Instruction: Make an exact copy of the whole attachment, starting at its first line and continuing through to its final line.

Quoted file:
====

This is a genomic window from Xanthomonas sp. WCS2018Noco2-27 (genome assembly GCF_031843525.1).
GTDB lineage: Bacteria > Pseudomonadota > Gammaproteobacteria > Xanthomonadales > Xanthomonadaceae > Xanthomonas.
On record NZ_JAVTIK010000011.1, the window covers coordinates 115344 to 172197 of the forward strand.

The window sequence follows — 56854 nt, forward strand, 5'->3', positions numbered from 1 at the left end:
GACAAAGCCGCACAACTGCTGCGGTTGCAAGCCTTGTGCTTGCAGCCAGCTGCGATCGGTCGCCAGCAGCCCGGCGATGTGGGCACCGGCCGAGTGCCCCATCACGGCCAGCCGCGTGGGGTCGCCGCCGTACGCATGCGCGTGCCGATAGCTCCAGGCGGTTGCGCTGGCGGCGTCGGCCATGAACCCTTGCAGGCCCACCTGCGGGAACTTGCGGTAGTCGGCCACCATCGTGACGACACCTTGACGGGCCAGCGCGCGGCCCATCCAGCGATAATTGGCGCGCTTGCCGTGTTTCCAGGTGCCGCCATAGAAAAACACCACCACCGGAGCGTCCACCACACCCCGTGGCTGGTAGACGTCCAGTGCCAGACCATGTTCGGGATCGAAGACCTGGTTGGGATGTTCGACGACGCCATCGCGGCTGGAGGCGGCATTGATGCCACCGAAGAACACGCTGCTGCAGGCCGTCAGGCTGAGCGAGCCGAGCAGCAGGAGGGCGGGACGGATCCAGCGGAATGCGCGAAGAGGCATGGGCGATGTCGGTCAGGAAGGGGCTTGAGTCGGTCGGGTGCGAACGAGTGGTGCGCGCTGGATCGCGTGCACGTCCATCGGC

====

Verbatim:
This is a genomic window from Xanthomonas sp. WCS2018Noco2-27 (genome assembly GCF_031843525.1).
GTDB lineage: Bacteria > Pseudomonadota > Gammaproteobacteria > Xanthomonadales > Xanthomonadaceae > Xanthomonas.
On record NZ_JAVTIK010000011.1, the window covers coordinates 115344 to 172197 of the forward strand.

The window sequence follows — 56854 nt, forward strand, 5'->3', positions numbered from 1 at the left end:
GACAAAGCCGCACAACTGCTGCGGTTGCAAGCCTTGTGCTTGCAGCCAGCTGCGATCGGTCGCCAGCAGCCCGGCGATGTGGGCACCGGCCGAGTGCCCCATCACGGCCAGCCGCGTGGGGTCGCCGCCGTACGCATGCGCGTGCCGATAGCTCCAGGCGGTTGCGCTGGCGGCGTCGGCCATGAACCCTTGCAGGCCCACCTGCGGGAACTTGCGGTAGTCGGCCACCATCGTGACGACACCTTGACGGGCCAGCGCGCGGCCCATCCAGCGATAATTGGCGCGCTTGCCGTGTTTCCAGGTGCCGCCATAGAAAAACACCACCACCGGAGCGTCCACCACACCCCGTGGCTGGTAGACGTCCAGTGCCAGACCATGTTCGGGATCGAAGACCTGGTTGGGATGTTCGACGACGCCATCGCGGCTGGAGGCGGCATTGATGCCACCGAAGAACACGCTGCTGCAGGCCGTCAGGCTGAGCGAGCCGAGCAGCAGGAGGGCGGGACGGATCCAGCGGAATGCGCGAAGAGGCATGGGCGATGTCGGTCAGGAAGGGGCTTGAGTCGGTCGGGTGCGAACGAGTGGTGCGCGCTGGATCGCGTGCACGTCCATCGGC